If your theory is "build it and they will come", you have to make sure there is a "they"


Creating an infrastructure for managing the content you wish you had doesn't actually create that content.

Another possible response to the crisis management issue I considered yesterday is to say "Okay, we need to have an official Company X Breaking News site so that people who are looking for an official response to some hot topic can find it."

Except that if you look at the original problem, it wouldn't have helped. The problem wasn't that there was a response to the hot topic that nobody could find. There was no response at all because the people who would formulate that response were busy working on the problem. Having a "Company X Breaking News" site wouldn't have helped because there was no content to put in it in the first place!

Generate the content first, and then worry about how to present it. And I think that once the content shows up—wherever it shows up—people will find it even without needing a "Company X Breaking News" site. Some blogger will find it, and if it really is a hot topic, then the link will spread. (And if it's not a hot topic, then the link will languish since nobody cares about it.)

This is something I see a lot of: thinking that you can solve the "We need good content!" problem by creating some infrastructure to manage that content you want to have. This isn't a "Build it and they will come" thing, because there is no they. The way to solve the "We need good content!" problem is "Produce good content!"

Comments (14)
  1. Jules says:

    Speaking as a part-owner of a company that specialises in web content management software, I can only say one thing: if only our customers would realise this, instead of expecting us to fix all of their problems, life would be so much easier.

  2. Bob Plankers says:

    Just define ‘it’ as ‘actual content’ and you’re set. :-)

  3. Peter Schoenster says:

    I must disagree to some extent. Back in the day I’d fire up vi to edit a page on my server. Of course I really never had much to say. But I had a server and could use vi.

    But look what happened when blog software appeared? Suddenly people who did have something to say had an easy way to say it.

    [That’s my point. You have a “they” (people who had something to say). If there is no “they”, then building a system for “them” won’t accomplish anything. -Raymond]
  4. Tom says:

    Touche.  (In regards to my comment about yesterday’s post).

  5. Puckdropper says:

    Excellent point.  Good content in a reasonably accessable way will get you lots of readers.  (Some big company has content that’s not easily accessible–and it’s a selling point for their service.)

  6. Nathan says:

    I’ve heard some managers or the like say that "all we need to do is create a wiki, and all our in-house tools will be documented." Same principle, I suspect. Good content won’t magically happen, even if barriers to creating it lessen.

  7. Chris Moorhouse says:

    Good points, and good pair of posts. If only more managers from all lines of business paid attention to such advice.

    I would like to point out, however, that in the example situation described there is a deficient process and unpublished content. The trick lies in identifying existing processes and infrastructure that would serve the purpose.

    It’s easy to scoff at the buzzwords, but it’s not like "processes" and "infrastructure" are inherantly useless. These words have attained the status they have by meaning something useful.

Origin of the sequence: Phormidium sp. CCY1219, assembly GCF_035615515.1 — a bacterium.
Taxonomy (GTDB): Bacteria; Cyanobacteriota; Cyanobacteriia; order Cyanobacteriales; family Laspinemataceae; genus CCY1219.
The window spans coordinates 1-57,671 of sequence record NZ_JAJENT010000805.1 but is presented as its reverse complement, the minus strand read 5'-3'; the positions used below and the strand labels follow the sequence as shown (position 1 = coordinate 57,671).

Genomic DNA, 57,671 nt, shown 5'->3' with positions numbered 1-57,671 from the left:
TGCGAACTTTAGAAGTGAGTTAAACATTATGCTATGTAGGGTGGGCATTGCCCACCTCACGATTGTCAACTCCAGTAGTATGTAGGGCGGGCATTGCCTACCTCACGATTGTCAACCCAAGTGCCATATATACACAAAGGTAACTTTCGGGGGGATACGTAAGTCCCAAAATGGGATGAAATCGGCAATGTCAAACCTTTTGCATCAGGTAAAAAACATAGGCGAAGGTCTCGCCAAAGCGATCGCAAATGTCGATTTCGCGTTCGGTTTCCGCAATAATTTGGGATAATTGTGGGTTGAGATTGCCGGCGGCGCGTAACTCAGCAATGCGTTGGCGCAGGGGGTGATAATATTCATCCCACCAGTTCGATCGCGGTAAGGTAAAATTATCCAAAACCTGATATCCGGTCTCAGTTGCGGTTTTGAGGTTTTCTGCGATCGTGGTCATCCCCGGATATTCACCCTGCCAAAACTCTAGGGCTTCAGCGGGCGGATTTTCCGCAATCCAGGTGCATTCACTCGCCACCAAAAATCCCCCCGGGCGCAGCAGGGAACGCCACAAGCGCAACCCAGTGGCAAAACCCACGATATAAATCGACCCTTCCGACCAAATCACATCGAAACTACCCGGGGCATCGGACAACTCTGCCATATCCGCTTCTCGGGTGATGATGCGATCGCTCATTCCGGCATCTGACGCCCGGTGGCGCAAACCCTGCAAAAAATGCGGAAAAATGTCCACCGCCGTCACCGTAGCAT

8. Cathy says:

    Good one, Nathan!  

    Creating an in-house wiki doesn’t cause documentation to happen unless somebody actually has time (or has been ordered to magically find time) to write documentation.  

    I’d imagine that, when faced with getting Project X done or having the engineers tied up trying to document Project X (or explain Project X well enough so it can be documented by somebody else), most managers will favor finishing the project and forget about documentation until somebody raises a fuss.

  9. Mikkin says:

    Thanks Raymond. My CTO needs to read this so much that I will have to forward it anonymously.

  10. +1 to Nathan.

    Just a couple of days ago I found a technical documentation page on a corporate wiki which said, in its entirety, "I don’t really understand this. Maybe somebody else could edit this page and add some useful information?" :-)

  11. BryanK says:

    [You have a "they" (people who had something to say).]

    Ah, now the title makes more sense.  I was thinking you meant that "they" were the people that would read the content that got put into whatever process.  You meant the people that would create the content.

    It makes sense the way you put it (where "they" is the people that create the content); it’s just not what I expected when I heard the saying.  But I get it now.  :-)

  12. Bob1 says:

    Seems to me this is too often a chicken or egg thing.  Rush to build a site to display content that isn’t available anyway or rush to hack together a site to display content that’s been ready and waiting with no means of sharing it.

  13. Michiel says:

    There is one good reason to build (as a company) a site for your users to exchange content. That sign is that your users are trying to do so themselves.

    If they’re good developers, skip the first steps of your own internal plans and just hire those guys outright. If not, but they still manage to build a community, at least buy their community and give them some official status.

  14. Cooney says:

    As far as the build a tool thing goes, you can always make a display widget that shows whether any high priority bugs are open on the operational bug DB (assuming you have one). I favor automatic solutions like this one – low maintenance and allows people to see when something is busted.

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